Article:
Distress purchases driving performance

Make room for home essentials, says Little Things boss

Little Things range
The Little Things range includes a broad range of household essential products.

WHEN it’s time to refurbish a store, the conventional wisdom would suggest more chilled space, and heaps of food to go.

But what about space for lightbulbs and hair bobbles?

Absolutely, according to Efy Din, whose Little Things business has been supplying Scotland’s retailers with household essentials for two decades.

According to Din, the consumer habits that have seen food to go and chilled thriving in convenience are also key sales drivers for his products.

Little Things supplies wholesalers and retailers with everything from lightbulbs and first aid essentials to pet care products, toys and electrical goods.

It’s a broad range of categories, but what they all have in common is that they are often distress purchases.

“The market has definitely changed for convenience stores,” said Din.

“The reason for chilled and food to go being so successful is because people don’t want to wait, and people don’t have time to go home and start making dinner fresh every day.

“With all of our products it’s exactly the same. It’s a convenience range. People never plan to buy fuses to keep in the house.

“Our product really ties in because it’s a distress purchase. People will say ‘oh I really need some birthday candles, I forgot to pick them up.’

“It’s basically a lack of awareness when they’re doing their weekly shop, because it’s not at the top of their priority list.

“So when somebody needs a hair bobble or whatever, they’ll just pop into their local store and get it. That’s why our sales have gone up,” he said.

Phone charger
Din said Little Things will stock more technology products to meet rising demand.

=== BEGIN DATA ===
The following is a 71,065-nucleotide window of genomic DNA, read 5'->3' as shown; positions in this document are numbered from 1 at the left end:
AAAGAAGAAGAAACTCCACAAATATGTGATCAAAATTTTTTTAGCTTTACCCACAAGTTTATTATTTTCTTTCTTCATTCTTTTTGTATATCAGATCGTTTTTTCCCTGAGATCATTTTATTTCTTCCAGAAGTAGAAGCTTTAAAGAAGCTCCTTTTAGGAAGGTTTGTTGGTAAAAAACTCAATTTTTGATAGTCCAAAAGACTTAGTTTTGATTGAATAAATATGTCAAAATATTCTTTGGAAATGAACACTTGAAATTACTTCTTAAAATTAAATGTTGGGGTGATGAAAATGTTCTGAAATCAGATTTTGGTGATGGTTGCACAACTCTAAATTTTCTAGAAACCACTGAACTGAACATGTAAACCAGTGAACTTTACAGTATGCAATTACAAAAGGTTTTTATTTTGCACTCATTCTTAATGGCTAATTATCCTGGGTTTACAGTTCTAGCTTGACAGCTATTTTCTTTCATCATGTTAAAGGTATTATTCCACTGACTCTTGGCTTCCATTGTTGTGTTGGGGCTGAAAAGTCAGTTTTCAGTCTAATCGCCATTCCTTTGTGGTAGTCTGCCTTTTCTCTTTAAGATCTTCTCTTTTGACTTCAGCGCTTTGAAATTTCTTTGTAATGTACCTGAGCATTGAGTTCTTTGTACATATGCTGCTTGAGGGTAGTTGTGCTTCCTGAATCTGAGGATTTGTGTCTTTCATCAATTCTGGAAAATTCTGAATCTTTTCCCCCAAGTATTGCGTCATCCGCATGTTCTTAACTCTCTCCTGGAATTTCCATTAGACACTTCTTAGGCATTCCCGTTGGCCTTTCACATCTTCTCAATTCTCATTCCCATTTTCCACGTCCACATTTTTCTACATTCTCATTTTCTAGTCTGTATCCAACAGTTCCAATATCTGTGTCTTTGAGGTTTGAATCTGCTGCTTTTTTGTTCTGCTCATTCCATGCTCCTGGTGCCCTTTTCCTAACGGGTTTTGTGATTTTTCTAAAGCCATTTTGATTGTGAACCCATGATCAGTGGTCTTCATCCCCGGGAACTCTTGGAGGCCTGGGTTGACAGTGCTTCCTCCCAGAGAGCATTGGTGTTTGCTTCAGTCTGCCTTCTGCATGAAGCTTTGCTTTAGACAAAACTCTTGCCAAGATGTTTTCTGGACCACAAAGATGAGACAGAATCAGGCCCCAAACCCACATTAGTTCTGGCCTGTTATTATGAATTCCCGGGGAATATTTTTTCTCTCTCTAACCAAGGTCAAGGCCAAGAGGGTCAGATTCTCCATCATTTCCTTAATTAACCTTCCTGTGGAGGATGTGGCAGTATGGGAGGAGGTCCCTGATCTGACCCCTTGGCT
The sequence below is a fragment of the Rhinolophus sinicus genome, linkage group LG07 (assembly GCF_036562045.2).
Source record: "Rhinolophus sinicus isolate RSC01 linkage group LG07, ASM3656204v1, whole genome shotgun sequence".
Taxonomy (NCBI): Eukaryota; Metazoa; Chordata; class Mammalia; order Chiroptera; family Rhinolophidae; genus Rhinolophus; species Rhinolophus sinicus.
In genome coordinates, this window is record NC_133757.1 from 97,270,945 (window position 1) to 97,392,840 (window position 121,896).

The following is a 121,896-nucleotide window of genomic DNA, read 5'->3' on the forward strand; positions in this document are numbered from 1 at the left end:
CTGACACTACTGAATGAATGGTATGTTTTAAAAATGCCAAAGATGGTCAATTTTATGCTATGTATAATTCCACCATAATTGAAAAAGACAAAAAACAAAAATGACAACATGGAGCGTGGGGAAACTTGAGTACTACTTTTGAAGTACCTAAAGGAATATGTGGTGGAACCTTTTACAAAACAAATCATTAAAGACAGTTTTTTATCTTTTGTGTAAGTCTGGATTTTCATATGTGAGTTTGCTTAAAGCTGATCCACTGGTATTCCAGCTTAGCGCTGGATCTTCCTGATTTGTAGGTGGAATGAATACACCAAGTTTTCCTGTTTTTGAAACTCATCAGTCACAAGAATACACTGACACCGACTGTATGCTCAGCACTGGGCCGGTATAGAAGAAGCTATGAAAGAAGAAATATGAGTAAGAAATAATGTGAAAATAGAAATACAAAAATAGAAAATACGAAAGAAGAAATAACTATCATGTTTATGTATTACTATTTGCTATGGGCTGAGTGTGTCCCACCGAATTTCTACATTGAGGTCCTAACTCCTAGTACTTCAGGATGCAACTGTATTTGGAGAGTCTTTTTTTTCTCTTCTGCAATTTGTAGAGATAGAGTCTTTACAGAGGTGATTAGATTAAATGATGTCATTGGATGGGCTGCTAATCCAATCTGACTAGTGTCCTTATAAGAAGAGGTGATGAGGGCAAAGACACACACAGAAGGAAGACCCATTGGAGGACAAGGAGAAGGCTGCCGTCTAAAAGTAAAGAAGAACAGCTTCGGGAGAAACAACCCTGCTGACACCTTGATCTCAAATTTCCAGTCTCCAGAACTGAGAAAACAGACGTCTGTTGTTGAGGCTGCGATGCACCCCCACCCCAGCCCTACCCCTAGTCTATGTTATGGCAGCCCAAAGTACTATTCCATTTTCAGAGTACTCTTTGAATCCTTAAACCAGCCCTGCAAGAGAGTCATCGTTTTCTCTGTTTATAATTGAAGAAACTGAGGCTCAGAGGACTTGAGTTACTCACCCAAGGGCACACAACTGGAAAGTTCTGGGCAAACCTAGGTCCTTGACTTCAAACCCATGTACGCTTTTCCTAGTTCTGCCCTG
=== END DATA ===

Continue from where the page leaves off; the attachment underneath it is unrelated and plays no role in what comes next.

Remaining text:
One area where Din said sales have been soaring for Little Things is the lightbulb category.

Often a purchase shoppers wish to make in a hurry, lightbulbs have evolved for Little Things from a seasonal product to a year-round staple.

“The whole market changed so quickly. Our bulbs used to sell pretty much just in the winter, from September to the end of March. But now, bulbs are pretty much in the region of 40% of our sales,” he said.

One reason why Din reckons his bulb range is a hit in c-stores is the ease with which shoppers can identify Little Things products.

By opting to package his bulbs in transparent blister packs, Din said customers have an easier time finding the SKU required for their fitting.

And he added that the uniform branding across the Little Things range is good news for convenience retailers.

“We have a uniformity of packaging, so even though we do things like petcare and lightbulbs, all of them have uniformity so the retailer can display the ranges side by side and it doesn’t look out of place, it looks nice and clean and tidy,” he said.

Looking to the future, Din said 2020 could be a year of expansion for Little Things, with interest coming from retailers in the north of England.

There are also plans to introduce even more SKUs that should help retailers scoop additional distress purchases in an increasingly tech-oriented society.

“We’re constantly trying to adapt. We’re trying to get more products in like USB chargers and car chargers and phone cables.

“That’s the kind of thing which we’ll be going into more and more because that is the world that we live in now,” he said.